with the individual offences. It is precisely that model that
we are applying in terms of series crimes. These, of course, are
the most serious of the series crimes. In constitutional terms,
the position is that the National Co-ordinator is available to
be invited in by a Chief Officer in order to deal with terrorist
crime which has occurred within his locality. In practice, that
is the almost invariable position, and Chief Constables are very
much inclined to make use of these services. The practical benefit
of the arrival of the National Co-ordinator is that he brings
with him the Anti-Terrorist Branch and therefore the handling
of the scene, all that going through rubble in order to recover
minute components of explosive devices, all of the way in which
that is dealt with through the various forensic support agencies
that assist us; all of that can be brought to bear, and we achieve
a nationally consistent operation. The National Co-ordinator can
also operate in a proactive means, again down the golden thread
that I described. If an item of intelligence emerges which gives
us an opportunity to interdict terrorist acts before they have
occurred, then he has a mechanism known as an Executive Liaison
Group whereby he can call together the representatives of the
relevant agencies who will be specifically involved in that particular
case, in order that we can achieve an effective operation and
hopefully a successful prosecution as a result of that.
1151. Thank you. You mentioned earlier the Civil
Contingencies Secretariat. How have things changed since the CCS
was set up?
(Mr Veness) I think that from our perspectiveand
Alan Goldsmith may wish to commentby raising these matters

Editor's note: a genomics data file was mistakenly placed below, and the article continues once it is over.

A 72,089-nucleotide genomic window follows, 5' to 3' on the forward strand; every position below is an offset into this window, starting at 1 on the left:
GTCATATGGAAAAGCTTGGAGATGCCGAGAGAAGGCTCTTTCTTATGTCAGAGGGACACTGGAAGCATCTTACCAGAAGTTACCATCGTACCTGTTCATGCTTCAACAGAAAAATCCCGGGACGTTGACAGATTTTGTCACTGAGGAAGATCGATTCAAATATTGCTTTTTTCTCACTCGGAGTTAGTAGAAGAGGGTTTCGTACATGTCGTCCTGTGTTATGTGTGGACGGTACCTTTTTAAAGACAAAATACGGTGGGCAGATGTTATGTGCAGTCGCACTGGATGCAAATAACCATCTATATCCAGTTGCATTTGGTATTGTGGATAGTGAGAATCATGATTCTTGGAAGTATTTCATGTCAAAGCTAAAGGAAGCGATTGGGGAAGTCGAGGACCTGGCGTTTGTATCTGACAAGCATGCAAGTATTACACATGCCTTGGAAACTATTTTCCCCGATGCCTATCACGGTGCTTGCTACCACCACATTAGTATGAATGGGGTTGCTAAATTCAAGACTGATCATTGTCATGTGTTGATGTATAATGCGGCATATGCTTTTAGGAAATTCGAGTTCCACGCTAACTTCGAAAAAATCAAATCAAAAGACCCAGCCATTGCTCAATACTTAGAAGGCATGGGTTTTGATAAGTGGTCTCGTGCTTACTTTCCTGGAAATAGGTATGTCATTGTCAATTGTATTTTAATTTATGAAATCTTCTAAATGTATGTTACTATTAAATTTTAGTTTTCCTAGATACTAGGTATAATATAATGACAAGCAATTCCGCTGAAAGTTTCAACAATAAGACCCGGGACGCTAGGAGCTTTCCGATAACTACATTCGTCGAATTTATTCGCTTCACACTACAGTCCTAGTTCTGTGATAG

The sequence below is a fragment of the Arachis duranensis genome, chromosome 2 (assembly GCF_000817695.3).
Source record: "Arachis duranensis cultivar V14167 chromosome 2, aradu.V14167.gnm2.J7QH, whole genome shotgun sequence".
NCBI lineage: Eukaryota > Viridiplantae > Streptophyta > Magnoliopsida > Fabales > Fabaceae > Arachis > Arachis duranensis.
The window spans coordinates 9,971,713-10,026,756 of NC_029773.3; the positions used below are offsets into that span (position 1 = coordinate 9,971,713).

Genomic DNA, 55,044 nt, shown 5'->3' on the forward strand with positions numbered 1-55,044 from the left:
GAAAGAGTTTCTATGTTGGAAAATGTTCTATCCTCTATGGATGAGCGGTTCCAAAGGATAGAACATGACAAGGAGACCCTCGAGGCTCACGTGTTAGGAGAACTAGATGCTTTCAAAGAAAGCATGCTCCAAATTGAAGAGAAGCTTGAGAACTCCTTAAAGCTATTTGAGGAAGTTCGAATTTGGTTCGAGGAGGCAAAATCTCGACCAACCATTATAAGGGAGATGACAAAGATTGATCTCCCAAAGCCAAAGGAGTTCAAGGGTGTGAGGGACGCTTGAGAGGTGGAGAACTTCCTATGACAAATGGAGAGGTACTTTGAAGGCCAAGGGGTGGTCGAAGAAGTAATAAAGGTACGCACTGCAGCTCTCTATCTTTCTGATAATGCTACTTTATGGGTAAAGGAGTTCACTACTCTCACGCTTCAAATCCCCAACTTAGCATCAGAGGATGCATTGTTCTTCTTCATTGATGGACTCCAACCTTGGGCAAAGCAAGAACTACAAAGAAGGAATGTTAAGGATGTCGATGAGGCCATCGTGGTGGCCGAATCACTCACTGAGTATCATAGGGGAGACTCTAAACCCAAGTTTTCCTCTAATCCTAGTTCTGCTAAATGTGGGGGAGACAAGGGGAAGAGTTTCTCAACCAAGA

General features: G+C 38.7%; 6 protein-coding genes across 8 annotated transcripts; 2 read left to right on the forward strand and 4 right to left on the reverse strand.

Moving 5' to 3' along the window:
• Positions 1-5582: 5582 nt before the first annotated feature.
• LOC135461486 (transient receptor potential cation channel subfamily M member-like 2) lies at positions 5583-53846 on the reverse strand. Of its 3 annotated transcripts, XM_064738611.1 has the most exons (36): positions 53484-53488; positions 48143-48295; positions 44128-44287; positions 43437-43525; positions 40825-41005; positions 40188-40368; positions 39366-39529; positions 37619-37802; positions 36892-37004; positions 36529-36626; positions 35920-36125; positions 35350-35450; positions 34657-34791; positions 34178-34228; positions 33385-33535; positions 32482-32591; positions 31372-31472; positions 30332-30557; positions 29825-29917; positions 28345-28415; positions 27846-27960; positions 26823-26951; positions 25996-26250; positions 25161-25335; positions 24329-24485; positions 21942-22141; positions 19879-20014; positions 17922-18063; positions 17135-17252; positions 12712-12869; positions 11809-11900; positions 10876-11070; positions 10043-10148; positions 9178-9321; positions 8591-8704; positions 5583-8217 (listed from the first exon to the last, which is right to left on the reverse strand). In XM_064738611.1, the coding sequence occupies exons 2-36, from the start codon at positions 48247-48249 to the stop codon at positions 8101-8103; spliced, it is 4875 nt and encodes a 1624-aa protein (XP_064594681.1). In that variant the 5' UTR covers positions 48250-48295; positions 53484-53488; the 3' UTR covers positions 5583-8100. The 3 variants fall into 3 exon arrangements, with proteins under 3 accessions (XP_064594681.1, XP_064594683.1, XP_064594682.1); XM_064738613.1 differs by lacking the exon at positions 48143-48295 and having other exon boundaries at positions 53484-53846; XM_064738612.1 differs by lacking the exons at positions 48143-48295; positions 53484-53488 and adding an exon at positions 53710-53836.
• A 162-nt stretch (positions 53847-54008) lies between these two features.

to the level of the Cabinet Office it has given these a perspective
which is pan-Whitehall and has achieved a focus and direction.
Not that a great deal of good work was not achieved by the Emergency
Planning Division of the Home 0ffice, but I think on the sheer
scale of the challenge that we now potentially confront it is
appropriate that we have a mechanism that brings together a range
of skills and talents across the various ministries and also,
I think, has usefully brought in some people who otherwise might
not have been engaged in consequence management. I think the difficulty
they have clearly confronted is that it was envisaged there would
be a slightly longer warm-up period than proved to be available,
so they have gone into action at a very much earlier stage. We
welcome the involvement with CCS. We have tried to play a key
and supportive role in helping them develop, and I think it will
prove to be an extremely beneficial development.
(Mr Goldsmith) Yes, Chairman, it has been a very positive
start, as Mr Veness says. It has enabled a pan-Whitehall view
and indeed widening out beyond that. From the emergency services
point of view and certainly from the Police Service point of view,
there has been more energy into issues. Whether the same energy
would have existed pre-September 11, of course, is difficult to
say, and we are comparing CCS essentially since that date with
Home Office EPD before that date. Having said that, by police
and others seconding staff into CCS it has brought a direction
and an energy to it which is still gathering momentum.
1152. You have anticipated my next question
about the interface widening. You have discussed that. What people
do you have on the inside, then?